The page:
“I didn’t mean to interrupt your lunch,” he said. “But I need money pretty bad, and I was wondering what you were going to do with your old car.”
“How do you like this one?” inquired Tom. “I bought it last week.”
“It’s a nice yellow one,” said Wilson, as he strained at the handle.
“Like to buy it?”
“Big chance,” Wilson smiled faintly. “No, but I could make some money on the other.”
“What do you want money for, all of a sudden?”
“I’ve been here too long. I want to get away. My wife and I want to go West.”
“Your wife does,” exclaimed Tom, startled.
“She’s been talking about it for ten years.” He rested for a moment against the pump, shading his eyes. “And now she’s going whether she wants to or not. I’m going to get her away.”
The coupe flashed by us with a flurry of dust and the flash of a waving hand.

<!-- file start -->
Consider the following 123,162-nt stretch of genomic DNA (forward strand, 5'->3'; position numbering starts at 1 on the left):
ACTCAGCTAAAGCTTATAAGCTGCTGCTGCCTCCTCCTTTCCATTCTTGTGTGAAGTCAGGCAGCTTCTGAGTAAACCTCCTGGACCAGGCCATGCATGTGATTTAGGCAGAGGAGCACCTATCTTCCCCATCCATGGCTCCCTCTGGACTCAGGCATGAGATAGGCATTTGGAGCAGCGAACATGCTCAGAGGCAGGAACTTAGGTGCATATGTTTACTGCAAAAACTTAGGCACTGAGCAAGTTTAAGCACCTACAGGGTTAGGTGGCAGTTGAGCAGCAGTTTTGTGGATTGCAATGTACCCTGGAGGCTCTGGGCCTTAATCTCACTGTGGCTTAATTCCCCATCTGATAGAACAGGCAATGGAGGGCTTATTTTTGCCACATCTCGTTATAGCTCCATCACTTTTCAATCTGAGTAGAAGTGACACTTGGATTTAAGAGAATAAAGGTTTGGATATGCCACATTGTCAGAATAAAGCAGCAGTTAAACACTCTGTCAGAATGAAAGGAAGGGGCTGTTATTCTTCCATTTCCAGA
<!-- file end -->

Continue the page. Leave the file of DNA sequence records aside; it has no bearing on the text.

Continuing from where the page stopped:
“What do I owe you?” demanded Tom harshly.
“I just got wised up to something funny the last two days,” remarked Wilson. “That’s why I want to get away. That’s why I been bothering you about the car.”
“What do I owe you?”
The relentless beating heat was beginning to confuse me and I had a bad moment there before I realized that so far his suspicions hadn’t alighted on Tom. He had discovered that Myrtle had some sort of life apart from him in another world, and the shock had made him physically sick. I stared at him and then at Tom, who had made a parallel discovery less than an hour before — and it occurred to me that there was no difference between men, in intelligence or race, so profound as the difference between the sick and the well. Wilson was so sick that he looked guilty, unforgivably guilty — as if he had just got some poor girl with child.